FIG. 2 is a transverse cross sectional view of the catheter system of FIG. 1 taken along lines 2—2.
FIG. 3 is a transverse cross sectional view of the catheter system of FIG. 1 taken along lines 3—3.
FIG. 4 is schematic, elevational view, partially in section, of a guidewire embodying features of the invention.
FIG. 5 is a transverse cross sectional view of the guidewire of FIG. 4 taken along lines 5—5.
FIG. 6 is a transverse cross sectional view of the guidewire of FIG. 4 taken along lines 6—6.
FIGS. 1-3 illustrate an intravascular catheter 10 embodying features of the invention which generally includes an elongated catheter shaft 11 with a proximal shaft section 12, a distal shaft section 13, and a radially expansive inflatable balloon 14 on the distal shaft section 13. An adapter 15 is shown mounted on the proximal end of proximal shaft section 12. An inflation lumen 16 extends within the catheter shaft 11 from the proximal end thereof to a location spaced proximal to the distal end of the shaft. A guidewire receiving lumen 17 extends within the distal shaft section 13 to port 18 in the distal end of the catheter.
The proximal shaft section 12 is formed of a high strength tubular member 19 with a polymeric jacket 20. The inflation lumen 16 within the proximal shaft section is defined by the tubular member 19 as shown in FIG. 2. The distal tip 21 of the tubular member 19 is tapered distally to smaller transverse dimensions. The tubular member 19 is preferably formed of a high strength material such as 304v stainless steel, NiTi alloy, MP35N, Elgiloy and the like. Non-metallic materials may also be used such as braided polyimide, high strength polymers such as polyetheretherketone (PEEK), polyetherketone, polyketone, and composite materials. The adapter 16 and the nose piece for the adapter may be formed of conventional polymeric materials such as polycarbonate. As used herein reference to a material having high strength shall mean a material having a tensile strength at break of at least 4000 psi (27.6 mpascals), preferably at least 4500 psi.(31 mpascals).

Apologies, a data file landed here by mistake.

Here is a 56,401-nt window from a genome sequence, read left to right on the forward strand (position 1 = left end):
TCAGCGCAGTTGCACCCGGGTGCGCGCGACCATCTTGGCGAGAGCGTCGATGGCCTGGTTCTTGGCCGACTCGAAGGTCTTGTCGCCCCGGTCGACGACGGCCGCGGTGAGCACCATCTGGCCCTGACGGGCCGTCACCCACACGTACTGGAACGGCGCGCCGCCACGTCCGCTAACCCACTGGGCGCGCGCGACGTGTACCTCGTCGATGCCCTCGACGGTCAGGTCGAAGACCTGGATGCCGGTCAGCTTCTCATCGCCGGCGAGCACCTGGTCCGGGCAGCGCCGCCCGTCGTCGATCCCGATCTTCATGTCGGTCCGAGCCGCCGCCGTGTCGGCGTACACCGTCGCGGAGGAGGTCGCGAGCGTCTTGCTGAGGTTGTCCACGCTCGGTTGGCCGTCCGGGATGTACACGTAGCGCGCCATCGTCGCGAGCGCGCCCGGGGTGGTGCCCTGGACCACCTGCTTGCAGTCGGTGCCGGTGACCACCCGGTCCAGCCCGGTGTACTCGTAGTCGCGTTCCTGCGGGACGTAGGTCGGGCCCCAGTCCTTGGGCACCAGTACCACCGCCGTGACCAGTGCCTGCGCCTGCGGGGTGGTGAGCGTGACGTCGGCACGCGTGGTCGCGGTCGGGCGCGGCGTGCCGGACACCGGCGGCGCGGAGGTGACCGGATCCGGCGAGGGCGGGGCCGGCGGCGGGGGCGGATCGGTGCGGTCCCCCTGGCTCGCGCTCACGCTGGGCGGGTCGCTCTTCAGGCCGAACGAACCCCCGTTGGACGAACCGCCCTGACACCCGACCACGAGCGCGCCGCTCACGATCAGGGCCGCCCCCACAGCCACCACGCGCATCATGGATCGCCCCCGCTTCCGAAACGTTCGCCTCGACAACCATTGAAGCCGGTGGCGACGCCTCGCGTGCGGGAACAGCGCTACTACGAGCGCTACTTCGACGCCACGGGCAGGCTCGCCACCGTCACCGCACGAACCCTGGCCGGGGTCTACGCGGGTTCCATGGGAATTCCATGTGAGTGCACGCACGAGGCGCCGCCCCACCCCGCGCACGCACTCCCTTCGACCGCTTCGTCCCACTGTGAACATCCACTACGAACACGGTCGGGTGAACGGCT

The jacket 20 has a two layered structure, preferably formed by coextrusion, with an outer layer 22 formed of high strength polymeric material to withstand the pressures of inflation fluid and an inner layer 23 of adhesive polymer to securely bond the outer layer to the tubular member 19. In one embodiment, the outer layer 22 is a high strength, neckable polymer such as Nylon 12 (available from EMS American Grilon Inc.) or other suitable polymer capable of withstanding inflation pressures of 300 psi and higher. The inner adhesive layer 23 is formed of an adhesive polymer such as ethylene acrylic acid copolymers (for example, Primacor, available from Dow Plastics) and tie layer resin or functionally modified polyolefins (for example, Plexar, available from Equistar Chemicals) or an adhesive resin such as Bynel from DuPont or Nucral (an ethylene methacrylic acid copolymer) available from DuPont. As used herein, polymeric adhesives refers to polymers that, once secured to the high strength proximal member, cannot be detached with reasonable force, without using tools such as a razor blade. The adhesion between inner layer 23 and high strength proximal member 19 is strong enough to prevent high pressure inflation fluid from separating the outer layer from the high strength tubular member and leading to a blow out when the balloon is inflated. Since the polymeric adhesive prevents the incursion of inflation fluid between the outer layer and the tubular member to which it is bonded, outer polymer layer need not have a thickness sufficient to resist the inflation fluid, allowing either a reduced overall diameter of the catheter or an inflation lumen with an increased diameter, which decreases inflation/deflation times. Reductions of up to 0.002 inch (0.05 mm) or more in wall thickness of the outer layer can be obtained by the use of a suitable polymeric adhesive.